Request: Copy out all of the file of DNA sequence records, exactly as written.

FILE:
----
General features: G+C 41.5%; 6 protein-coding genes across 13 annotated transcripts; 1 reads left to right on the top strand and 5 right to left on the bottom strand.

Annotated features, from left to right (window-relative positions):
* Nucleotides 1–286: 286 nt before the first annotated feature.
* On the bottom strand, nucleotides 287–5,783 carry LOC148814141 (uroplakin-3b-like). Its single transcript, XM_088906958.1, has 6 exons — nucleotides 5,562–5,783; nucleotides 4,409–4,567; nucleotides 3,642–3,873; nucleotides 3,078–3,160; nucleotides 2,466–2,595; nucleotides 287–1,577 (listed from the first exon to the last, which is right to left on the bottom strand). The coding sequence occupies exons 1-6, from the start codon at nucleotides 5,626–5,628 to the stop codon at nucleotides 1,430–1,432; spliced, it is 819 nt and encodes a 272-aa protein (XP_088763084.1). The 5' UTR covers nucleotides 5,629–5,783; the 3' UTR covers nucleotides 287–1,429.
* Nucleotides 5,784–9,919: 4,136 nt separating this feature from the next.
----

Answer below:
General features: G+C 41.5%; 6 protein-coding genes across 13 annotated transcripts; 1 reads left to right on the top strand and 5 right to left on the bottom strand.

Annotated features, from left to right (window-relative positions):
* Nucleotides 1–286: 286 nt before the first annotated feature.
* On the bottom strand, nucleotides 287–5,783 carry LOC148814141 (uroplakin-3b-like). Its single transcript, XM_088906958.1, has 6 exons — nucleotides 5,562–5,783; nucleotides 4,409–4,567; nucleotides 3,642–3,873; nucleotides 3,078–3,160; nucleotides 2,466–2,595; nucleotides 287–1,577 (listed from the first exon to the last, which is right to left on the bottom strand). The coding sequence occupies exons 1-6, from the start codon at nucleotides 5,626–5,628 to the stop codon at nucleotides 1,430–1,432; spliced, it is 819 nt and encodes a 272-aa protein (XP_088763084.1). The 5' UTR covers nucleotides 5,629–5,783; the 3' UTR covers nucleotides 287–1,429.
* Nucleotides 5,784–9,919: 4,136 nt separating this feature from the next.